Perfectly Uplifting - Sandra and Barry Bearden (pictured with pup Lindy) chose to build at Mountain Air because of the elevation, offering cooler temps and jaw-dropping views.
On a July day in 2006, Barry and Sandra Bearden arrived in Upstate South Carolina looking for a second home that would allow them a retreat from the Texas heat. Finding more of the same sizzling temperatures, they decided to take a look at a place Barry had spotted in an airplane magazine: the Mountain Air community near Burnsville, about 100 miles north and 20 degrees cooler than where they started. By the end of the weekend, they’d bought a condo. Three years later, they’d embarked on a project to build one of Mountain Air’s most unique homes.
Cantilevered on the side of the mountain to take full advantage of the spectacular Blue Ridge views, the Beardens’ 3,400-square-foot home, completed in 2012, was thoughtfully designed by Rob Carlton of Carlton-Edwards Architecture to use space effectively and efficiently. Too many second homes have downstairs space that’s never used, Sandra says, and the couple wanted to avoid that. The cantilevered design allows for a home that’s essentially one room deep, with each room taking advantage of the breathtaking view as well as the outdoor space that’s integrated into the home and used daily. The private guest suite, located under the garage, allows visitors to have autonomy, coming and going independently without having to enter the main house. It has its own private patio surrounded by trees but also long-range views.
Building on the side of a mountain is a challenge. But despite the 100-plus mile per hour winds that sometimes buffet the house, “it’s not going anywhere,” says Barry. The base, “like a concrete vault,” was set into the rock on the side of the mountain, and the couple took no shortcuts to safeguard the home. Using steel i-beams, the frame was constructed to ensure exact placement of bolts, then deconstructed so that the beams could be galvanized, then reconstructed again. The galvanizing protects the longevity of the beams and drilling points, which could weaken if rusted. The copper siding panels on the dwelling’s front exterior were pre-patinated to make sure that the effects of weathering would be uniform and not left to chance. Cedar exterior paneling contributes to an overall effect that’s contemporary but in harmony with the landscape.
Making the house as eco-friendly as possible was a priority for the couple. The green roof is planted with sedum and maintained by Asheville’s Living Roofs, Inc. The home is heated by geothermal energy, although there’s also a gas fireplace with a leatherized granite surround. Designed to be cooled without air-conditioning, the home’s interior features casement windows were located near the floor and ceiling for maximum air flow and cross ventilation. The double-pane windows keep the home energy efficient. Retractable shades offer both privacy and sun-protection. All this attention to detail earned the home a silver certification from North Carolina Healthy Built Homes.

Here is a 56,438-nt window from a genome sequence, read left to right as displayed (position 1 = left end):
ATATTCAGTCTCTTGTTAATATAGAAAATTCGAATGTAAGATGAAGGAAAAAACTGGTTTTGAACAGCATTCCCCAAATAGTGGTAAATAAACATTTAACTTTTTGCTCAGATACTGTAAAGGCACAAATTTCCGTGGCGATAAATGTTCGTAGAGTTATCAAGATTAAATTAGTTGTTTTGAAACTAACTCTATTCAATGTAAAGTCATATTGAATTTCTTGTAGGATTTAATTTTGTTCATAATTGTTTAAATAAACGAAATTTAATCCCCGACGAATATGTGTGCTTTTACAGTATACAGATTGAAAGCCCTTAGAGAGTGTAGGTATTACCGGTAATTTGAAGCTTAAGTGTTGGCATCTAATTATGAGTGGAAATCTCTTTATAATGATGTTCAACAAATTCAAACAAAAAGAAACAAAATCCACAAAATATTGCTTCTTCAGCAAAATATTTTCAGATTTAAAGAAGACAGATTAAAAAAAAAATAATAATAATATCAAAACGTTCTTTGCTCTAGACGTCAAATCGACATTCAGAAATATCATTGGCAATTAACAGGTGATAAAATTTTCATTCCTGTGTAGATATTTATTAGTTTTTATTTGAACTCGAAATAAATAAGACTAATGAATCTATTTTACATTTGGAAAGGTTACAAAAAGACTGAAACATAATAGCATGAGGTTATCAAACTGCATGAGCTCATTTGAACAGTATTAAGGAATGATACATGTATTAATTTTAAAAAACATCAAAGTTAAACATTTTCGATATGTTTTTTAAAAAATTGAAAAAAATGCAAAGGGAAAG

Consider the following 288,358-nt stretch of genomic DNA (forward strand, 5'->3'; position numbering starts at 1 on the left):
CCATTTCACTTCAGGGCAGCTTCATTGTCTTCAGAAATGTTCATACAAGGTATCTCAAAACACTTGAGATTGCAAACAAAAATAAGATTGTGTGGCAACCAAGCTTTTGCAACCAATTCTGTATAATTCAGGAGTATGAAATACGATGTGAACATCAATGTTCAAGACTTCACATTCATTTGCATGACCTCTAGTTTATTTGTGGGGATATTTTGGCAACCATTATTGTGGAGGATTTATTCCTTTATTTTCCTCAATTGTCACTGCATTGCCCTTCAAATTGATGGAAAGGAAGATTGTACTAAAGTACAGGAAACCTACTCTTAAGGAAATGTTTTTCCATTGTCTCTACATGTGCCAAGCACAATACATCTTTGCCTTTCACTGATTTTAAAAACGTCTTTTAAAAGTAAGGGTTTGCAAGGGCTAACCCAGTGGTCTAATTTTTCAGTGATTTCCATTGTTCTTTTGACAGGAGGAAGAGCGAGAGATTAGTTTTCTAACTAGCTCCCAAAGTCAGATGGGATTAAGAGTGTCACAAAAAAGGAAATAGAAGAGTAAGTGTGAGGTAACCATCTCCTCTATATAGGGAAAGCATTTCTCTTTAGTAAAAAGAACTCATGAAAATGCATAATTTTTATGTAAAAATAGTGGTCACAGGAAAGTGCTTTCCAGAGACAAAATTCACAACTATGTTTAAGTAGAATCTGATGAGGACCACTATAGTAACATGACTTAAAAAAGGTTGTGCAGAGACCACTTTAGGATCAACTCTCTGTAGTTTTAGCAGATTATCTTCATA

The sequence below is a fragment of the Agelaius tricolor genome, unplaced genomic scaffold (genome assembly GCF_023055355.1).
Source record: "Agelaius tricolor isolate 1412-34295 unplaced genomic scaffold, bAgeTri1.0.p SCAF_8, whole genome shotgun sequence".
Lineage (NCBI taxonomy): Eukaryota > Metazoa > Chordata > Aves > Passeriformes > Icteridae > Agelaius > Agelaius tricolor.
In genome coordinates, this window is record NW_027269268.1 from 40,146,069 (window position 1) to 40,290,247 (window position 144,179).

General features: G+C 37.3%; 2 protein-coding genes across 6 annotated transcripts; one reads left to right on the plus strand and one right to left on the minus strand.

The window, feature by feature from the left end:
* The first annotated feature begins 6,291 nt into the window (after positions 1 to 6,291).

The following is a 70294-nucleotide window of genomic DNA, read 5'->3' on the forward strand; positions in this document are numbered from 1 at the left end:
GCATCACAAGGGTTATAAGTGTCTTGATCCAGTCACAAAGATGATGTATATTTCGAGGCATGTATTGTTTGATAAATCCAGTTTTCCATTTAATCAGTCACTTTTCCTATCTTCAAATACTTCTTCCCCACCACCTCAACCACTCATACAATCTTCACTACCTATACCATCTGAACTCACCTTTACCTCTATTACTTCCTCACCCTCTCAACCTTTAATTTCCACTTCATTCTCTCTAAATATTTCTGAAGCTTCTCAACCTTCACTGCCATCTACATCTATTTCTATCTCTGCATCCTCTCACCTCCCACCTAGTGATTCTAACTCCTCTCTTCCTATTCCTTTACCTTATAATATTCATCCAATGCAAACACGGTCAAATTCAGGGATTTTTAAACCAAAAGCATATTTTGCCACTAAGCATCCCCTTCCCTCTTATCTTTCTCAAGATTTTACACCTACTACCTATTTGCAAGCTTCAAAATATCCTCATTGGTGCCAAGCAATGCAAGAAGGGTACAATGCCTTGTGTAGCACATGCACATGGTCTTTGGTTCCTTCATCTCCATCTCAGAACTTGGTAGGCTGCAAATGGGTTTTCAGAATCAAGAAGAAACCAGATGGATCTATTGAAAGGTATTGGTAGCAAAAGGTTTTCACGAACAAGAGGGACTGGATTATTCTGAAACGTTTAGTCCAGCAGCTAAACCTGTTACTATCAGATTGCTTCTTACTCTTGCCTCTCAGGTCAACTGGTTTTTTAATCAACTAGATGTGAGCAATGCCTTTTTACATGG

Because of Mountain Air’s remote location, many residents entertain at home rather than making the trek into Burnsville, and the Beardens are no exception. “Entertaining here is wonderful,” Sandra says. She worked with Houston-based decorator Tony Raffa to source, among other things, tiles for the bathroom and kitchen and the Poggenpohl cabinets. Sandra chose the colors of the Edward Fields rug in the living room, incorporating eggplant—one of her favorite colors—which is echoed in the leather-upholstered dining chairs. “So many mountain homes are done in shades of green and brown, so I wanted something different,” she says. The dining table consists of an i-beam left over from the home’s construction and a wood slab found in Spruce Pine, constructed and finished by the home’s builder, Russ Robison. The couple’s two office desks were constructed in the same way. Asheville’s Architectural Woodcraft built the windows and doors, plus there are custom local touches, such as the hand-forged front door handle. To give the interior depth and texture without paint and drywall, different types of woods were used for the paneling, including Douglas fir, cypress, and walnut. Recycled heart pine was used for the flooring. The work of local artists can be found throughout the home, including Sandra’s favorite piece, a ceramic wall hanging by Jeannine Marchand. While the home is overall contemporary, there are a few antique touches around the house, including a lamp that belonged to Sandra’s parents and a Coca-Cola fridge on the grilling porch.
Sky-High Views - Two sets of French doors allow easy flow between the dining, kitchen,and living areas and the 40-foot deck. A small porch off the master suite, a screened porch attached to the dining room, a covered stone patio, and another deck off the guest suite offer more private spaces to sit outside and take in the sunset vistas.
The Beardens spent their working careers in Houston, but now split their time between the Mountain Air house and a home in the Texas Hill Country, where Barry enjoys hunting and fishing. The ambience at their Texas abode, says Sandra, is more rustic: think leather upholstery and antler chandeliers. While that suits their life there, the tree house-feel of their Mountain Air home allows them to have the best of both worlds. From the expansive deck—where they eat dinner almost every night—they are treated to incredible sunsets and sometimes a surprising nature encounter, such as the sight of a mama bear and cubs tracking through the property at the base of their home. The sounds of rain and acorns plodding on the metal roof, the cross-breezes drifting through the open windows—the sights and sounds of the home make living here a sensory experience. In harmony with nature but elegant and comfortable, the Beardens’ home on the mountain is truly a breath of fresh air.